Architect Profile: Kobi Karp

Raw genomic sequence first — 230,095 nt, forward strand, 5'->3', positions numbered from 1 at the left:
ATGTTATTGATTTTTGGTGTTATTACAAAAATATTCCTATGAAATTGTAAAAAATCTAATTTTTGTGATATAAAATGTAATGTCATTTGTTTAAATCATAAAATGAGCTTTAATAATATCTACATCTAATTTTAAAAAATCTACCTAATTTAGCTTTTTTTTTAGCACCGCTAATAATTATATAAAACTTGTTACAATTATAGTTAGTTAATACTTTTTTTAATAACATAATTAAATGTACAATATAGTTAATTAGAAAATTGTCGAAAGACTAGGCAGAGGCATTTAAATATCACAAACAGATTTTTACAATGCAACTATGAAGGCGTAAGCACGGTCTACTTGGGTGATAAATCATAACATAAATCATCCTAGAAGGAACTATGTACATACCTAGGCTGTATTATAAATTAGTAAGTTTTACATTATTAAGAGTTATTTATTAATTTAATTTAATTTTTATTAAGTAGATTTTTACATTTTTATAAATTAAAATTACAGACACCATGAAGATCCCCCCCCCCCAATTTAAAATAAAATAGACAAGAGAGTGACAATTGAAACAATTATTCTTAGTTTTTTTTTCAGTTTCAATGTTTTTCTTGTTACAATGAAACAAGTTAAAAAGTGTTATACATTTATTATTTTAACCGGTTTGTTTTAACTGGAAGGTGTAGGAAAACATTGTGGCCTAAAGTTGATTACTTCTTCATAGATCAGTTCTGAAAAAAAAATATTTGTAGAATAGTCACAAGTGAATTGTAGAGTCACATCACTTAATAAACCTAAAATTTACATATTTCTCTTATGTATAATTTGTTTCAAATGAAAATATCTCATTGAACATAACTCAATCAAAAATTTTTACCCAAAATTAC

Kobi Karp Architecture and Interior Design (KKAID) have been in the business of designing living spaces for over two decades. Known for adaptability, the firm’s versatility is evident in their various projects. In terms of height, no other firm has such a drastic disparity between some projects versus others. KKAID is responsible for having designed the 1,200 foot tall Empire World Towers, which will, if finished, be among the tallest condominiums in the world and Miami’s first 1000 footers. Kobi Karp is helping lead the way in designing Uptown’s new leading high rises. The 649ft Chelsea, 473 ft Lima, and 437ft Park Lane tower are good examples. Their influence extends to Brickell Village as well with their 794ft Flatiron and 849ft 1101 Brickell Tower, which is a Leviev Boymelgreen project. Much of their bread and butter work is seen on Miami Beach and North Bay Village. By “bread and butter” I mean those projects which fill in the firm’s portfolio but don’t get much attention from the masses due to lack of height. The Lexi, Mei, Bel Aire are good examples. In analyzing some of the firm’s designs you will realize that there is a sense of dynamism that makes each design seem truly unique. It is hard t find clear parallels in their designs. This distinguishes KKAID from other firms which tend to develop a certain signature style that is incorporated into most of their designs. The implication is that KKAID executes the vision of the client rather than their own. It is hard to imagine such versatility in a vast portfolio such as theirs. They pull it off though. KKAID buildings have character, whether tall or small. In viewing the Bel Aire, for example, which is not altogether tall, the design still makes great use of glass, has interesting jagged façade patterns, and a highly distinguishable crown. All these elements come together to give the Bel Aire an air of importance that compensates for its low stature. The Lima building is my favorite Kobi Karp product. The structure has a multi-tiered terrace façade with parallel sharp vertical glass lines. The Flatiron, with its curvilinear design creates a unique modern adaptation of the New York City urban icon. Too bad it’s not likely to get built. The 1101 Brickell development, and to a lesser extent, the Flatiron resemble the Lipstick building in New York City. In comparing a rendering of both Miami developments to the Lipstick Building you’ll see that the resemblance is uncanny. Whether KKAID was inspired by the NYC icon is not known but, in my opinion, implied. The Aja and Element projects do resemble one another in slight ways but these similarities are to be expected and in no way compare to some Chad Oppenheim projects, which look like copies of one another (Element, Ice, and 10 Museum Park). Personally, although I am very much pleased with the notion of having two 1000 footers in Miami, I am not exactly satisfied with the Empire World Tower’s dark and plain design. I do, however, appreciate the three sky bridges that connect the two monolithic structures—something that is seen in Cesar Pelli’s Petronas Towers—, which again implies that KAID is outward looking when searching for design inspiration. Kobi Karp continues its legacy of adaptability and dynamism and the firm seems to draw inspiration from other national/international urban landmarks thus providing a global perspective that is incorporated into their designs.

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